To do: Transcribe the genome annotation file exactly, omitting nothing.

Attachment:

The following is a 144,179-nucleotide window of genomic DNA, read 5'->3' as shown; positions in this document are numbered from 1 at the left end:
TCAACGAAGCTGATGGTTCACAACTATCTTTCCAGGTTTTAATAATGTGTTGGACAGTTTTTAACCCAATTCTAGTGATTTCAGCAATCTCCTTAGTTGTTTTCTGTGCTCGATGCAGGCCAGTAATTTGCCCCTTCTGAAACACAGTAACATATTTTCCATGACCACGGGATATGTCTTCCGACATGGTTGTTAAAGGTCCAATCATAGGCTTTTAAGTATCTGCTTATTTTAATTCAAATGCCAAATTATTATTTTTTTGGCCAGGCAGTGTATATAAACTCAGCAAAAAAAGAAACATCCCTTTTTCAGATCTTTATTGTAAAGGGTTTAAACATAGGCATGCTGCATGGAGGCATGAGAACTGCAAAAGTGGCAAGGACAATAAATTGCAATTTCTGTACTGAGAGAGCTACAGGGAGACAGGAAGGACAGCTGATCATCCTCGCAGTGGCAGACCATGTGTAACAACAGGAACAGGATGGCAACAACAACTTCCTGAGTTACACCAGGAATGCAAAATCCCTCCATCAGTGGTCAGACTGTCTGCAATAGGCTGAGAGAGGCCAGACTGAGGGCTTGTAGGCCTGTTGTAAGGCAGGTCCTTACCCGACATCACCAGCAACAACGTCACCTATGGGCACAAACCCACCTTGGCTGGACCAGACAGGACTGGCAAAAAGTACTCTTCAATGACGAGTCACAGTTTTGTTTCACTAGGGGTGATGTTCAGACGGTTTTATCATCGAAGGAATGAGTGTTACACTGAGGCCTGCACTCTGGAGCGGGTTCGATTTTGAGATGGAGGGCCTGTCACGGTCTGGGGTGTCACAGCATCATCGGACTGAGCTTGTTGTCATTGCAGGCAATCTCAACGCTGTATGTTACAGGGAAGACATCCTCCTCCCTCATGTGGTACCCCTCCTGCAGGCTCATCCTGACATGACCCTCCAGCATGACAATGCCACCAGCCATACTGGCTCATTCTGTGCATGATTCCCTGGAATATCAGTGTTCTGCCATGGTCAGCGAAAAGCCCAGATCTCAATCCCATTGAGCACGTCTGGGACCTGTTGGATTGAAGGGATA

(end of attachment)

The following is a 144,179-nucleotide window of genomic DNA, read 5'->3' as shown; positions in this document are numbered from 1 at the left end:
TCAACGAAGCTGATGGTTCACAACTATCTTTCCAGGTTTTAATAATGTGTTGGACAGTTTTTAACCCAATTCTAGTGATTTCAGCAATCTCCTTAGTTGTTTTCTGTGCTCGATGCAGGCCAGTAATTTGCCCCTTCTGAAACACAGTAACATATTTTCCATGACCACGGGATATGTCTTCCGACATGGTTGTTAAAGGTCCAATCATAGGCTTTTAAGTATCTGCTTATTTTAATTCAAATGCCAAATTATTATTTTTTTGGCCAGGCAGTGTATATAAACTCAGCAAAAAAAGAAACATCCCTTTTTCAGATCTTTATTGTAAAGGGTTTAAACATAGGCATGCTGCATGGAGGCATGAGAACTGCAAAAGTGGCAAGGACAATAAATTGCAATTTCTGTACTGAGAGAGCTACAGGGAGACAGGAAGGACAGCTGATCATCCTCGCAGTGGCAGACCATGTGTAACAACAGGAACAGGATGGCAACAACAACTTCCTGAGTTACACCAGGAATGCAAAATCCCTCCATCAGTGGTCAGACTGTCTGCAATAGGCTGAGAGAGGCCAGACTGAGGGCTTGTAGGCCTGTTGTAAGGCAGGTCCTTACCCGACATCACCAGCAACAACGTCACCTATGGGCACAAACCCACCTTGGCTGGACCAGACAGGACTGGCAAAAAGTACTCTTCAATGACGAGTCACAGTTTTGTTTCACTAGGGGTGATGTTCAGACGGTTTTATCATCGAAGGAATGAGTGTTACACTGAGGCCTGCACTCTGGAGCGGGTTCGATTTTGAGATGGAGGGCCTGTCACGGTCTGGGGTGTCACAGCATCATCGGACTGAGCTTGTTGTCATTGCAGGCAATCTCAACGCTGTATGTTACAGGGAAGACATCCTCCTCCCTCATGTGGTACCCCTCCTGCAGGCTCATCCTGACATGACCCTCCAGCATGACAATGCCACCAGCCATACTGGCTCATTCTGTGCATGATTCCCTGGAATATCAGTGTTCTGCCATGGTCAGCGAAAAGCCCAGATCTCAATCCCATTGAGCACGTCTGGGACCTGTTGGATTGAAGGGATA